For the next five years his mother spared no effort to seek his release, calling upon high-ranking members of German society whom she knew through her family’s various connections. Prominent people outside Germany, particularly British Labour politician Clifford (Lord) Allen, also lodged protests. However, Hitler, remembering his public humiliation at Litten’s hands in 1931, adamantly refused to grant him an amnesty.
During his captivity Litten seriously contemplated taking his own life. After his transfer to Dachau, the most vicious concentration camp, he was threatened with a severe beating and actually attempted suicide. Early in the morning of February 5, 1938, Litten was found dead. Although the likely cause of death was suicide, murder by a member of the SS cannot be ruled out.
The final chapter of Crossing Hitler is arguably one of the most interesting parts. In it Hett compares and contrasts the various portraits of Litten that emerged in the years following his death.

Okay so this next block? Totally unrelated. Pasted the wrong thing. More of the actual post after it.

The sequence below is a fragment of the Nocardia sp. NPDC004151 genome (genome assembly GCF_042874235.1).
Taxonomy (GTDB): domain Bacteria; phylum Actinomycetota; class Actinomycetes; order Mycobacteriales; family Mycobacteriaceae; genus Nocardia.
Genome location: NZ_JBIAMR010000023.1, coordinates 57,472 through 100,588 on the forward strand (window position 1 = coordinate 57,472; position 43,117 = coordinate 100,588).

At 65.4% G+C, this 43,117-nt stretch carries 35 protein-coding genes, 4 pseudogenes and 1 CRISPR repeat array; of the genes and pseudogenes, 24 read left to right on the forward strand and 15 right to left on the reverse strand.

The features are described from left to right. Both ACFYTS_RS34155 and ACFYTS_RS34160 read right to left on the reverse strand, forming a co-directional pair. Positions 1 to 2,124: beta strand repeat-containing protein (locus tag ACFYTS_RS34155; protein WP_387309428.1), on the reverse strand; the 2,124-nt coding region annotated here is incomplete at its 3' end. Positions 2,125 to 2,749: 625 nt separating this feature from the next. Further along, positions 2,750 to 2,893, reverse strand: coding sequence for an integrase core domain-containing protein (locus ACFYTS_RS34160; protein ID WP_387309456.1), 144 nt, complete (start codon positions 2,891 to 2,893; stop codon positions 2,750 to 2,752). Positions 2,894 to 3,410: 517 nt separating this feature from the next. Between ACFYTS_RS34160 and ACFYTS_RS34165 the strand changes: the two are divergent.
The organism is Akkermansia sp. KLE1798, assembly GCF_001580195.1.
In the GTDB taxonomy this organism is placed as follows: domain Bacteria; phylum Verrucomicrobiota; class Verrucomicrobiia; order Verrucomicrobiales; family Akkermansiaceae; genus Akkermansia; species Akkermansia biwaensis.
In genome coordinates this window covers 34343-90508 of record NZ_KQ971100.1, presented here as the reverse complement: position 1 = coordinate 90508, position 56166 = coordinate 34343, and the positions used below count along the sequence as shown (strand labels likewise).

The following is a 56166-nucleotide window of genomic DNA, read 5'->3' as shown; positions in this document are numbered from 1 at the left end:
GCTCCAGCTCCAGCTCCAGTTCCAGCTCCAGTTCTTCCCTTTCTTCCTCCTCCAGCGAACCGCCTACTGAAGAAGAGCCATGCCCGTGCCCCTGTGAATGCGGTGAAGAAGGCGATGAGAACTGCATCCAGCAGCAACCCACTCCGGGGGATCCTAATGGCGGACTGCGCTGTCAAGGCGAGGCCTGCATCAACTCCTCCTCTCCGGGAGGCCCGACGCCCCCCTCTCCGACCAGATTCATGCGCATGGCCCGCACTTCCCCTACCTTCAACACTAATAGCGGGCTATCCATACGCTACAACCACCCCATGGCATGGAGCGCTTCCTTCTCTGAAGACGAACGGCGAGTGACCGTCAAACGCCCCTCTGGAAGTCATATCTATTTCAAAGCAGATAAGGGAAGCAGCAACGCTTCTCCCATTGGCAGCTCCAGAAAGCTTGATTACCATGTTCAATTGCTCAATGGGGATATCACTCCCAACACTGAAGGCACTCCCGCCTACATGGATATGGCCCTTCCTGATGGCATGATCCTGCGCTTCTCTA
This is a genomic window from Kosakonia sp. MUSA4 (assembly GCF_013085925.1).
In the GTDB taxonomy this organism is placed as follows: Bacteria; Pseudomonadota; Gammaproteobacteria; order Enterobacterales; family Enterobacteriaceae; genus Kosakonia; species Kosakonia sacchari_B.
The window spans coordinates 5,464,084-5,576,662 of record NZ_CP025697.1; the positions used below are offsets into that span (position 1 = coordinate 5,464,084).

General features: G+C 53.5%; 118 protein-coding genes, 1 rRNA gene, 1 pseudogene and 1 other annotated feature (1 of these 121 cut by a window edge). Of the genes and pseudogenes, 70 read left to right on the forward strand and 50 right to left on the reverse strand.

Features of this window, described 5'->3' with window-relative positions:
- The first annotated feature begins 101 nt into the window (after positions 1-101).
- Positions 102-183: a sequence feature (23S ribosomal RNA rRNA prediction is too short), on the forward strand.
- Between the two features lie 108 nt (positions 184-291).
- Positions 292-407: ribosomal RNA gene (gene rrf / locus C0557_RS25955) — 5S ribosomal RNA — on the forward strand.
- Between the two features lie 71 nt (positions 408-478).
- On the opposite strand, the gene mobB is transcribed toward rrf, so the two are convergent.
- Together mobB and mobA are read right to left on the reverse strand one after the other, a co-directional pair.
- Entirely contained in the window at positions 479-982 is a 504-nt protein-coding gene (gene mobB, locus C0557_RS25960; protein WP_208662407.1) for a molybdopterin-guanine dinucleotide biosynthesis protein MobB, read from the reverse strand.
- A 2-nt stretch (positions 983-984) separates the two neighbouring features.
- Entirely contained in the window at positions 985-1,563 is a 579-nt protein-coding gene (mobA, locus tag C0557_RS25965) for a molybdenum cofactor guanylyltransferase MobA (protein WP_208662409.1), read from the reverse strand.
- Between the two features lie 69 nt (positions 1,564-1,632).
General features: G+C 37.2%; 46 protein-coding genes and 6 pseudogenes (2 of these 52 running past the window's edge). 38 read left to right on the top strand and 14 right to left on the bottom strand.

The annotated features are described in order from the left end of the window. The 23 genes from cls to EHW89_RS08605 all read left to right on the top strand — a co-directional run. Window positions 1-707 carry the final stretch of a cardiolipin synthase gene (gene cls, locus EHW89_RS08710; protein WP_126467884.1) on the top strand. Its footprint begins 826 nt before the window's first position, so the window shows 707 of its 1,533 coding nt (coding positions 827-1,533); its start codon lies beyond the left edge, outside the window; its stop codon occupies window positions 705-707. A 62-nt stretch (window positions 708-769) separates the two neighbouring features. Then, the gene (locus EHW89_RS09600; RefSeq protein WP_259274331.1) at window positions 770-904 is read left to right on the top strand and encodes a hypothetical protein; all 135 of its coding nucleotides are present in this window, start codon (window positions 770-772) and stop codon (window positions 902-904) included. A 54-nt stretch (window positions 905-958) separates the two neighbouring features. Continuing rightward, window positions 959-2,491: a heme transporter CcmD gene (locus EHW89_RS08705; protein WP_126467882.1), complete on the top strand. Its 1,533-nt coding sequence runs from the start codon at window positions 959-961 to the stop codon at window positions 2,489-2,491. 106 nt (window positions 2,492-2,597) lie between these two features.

His mother’s account, written in exile in England, portrayed him as a German Christian martyr, completely downplaying his defence of Communists. Hett notes that while Litten had faith, he did not have a strong personal identification with the Lutheran faith in which he was raised.
In East Germany after the war, he was portrayed as a Communist martyr. However, although Litten was sympathetic to Communists, he was highly critical of their party’s subservience to Moscow and refused to join it.
German reunification has not diminished Litten’s memory. Even before reunification, members of the West German legal profession expressed renewed interest in lawyers practising in the late Weimar period. Litten was regarded as an outstanding example of someone who fought for people’s legal rights.
Crossing Hitler is an engaging account of a courageous and complex man who dared to stand up to the Nazis and who paid the ultimate price for doing so.
He succeeded not only in exposing the Nazis for the violent thugs they really were, but also in retaining his humanity. During his time as a concentration camp prisoner, when he was constantly confronted with the prospect of torture and humiliation, he continued to read widely and develop his appreciation of art and literature.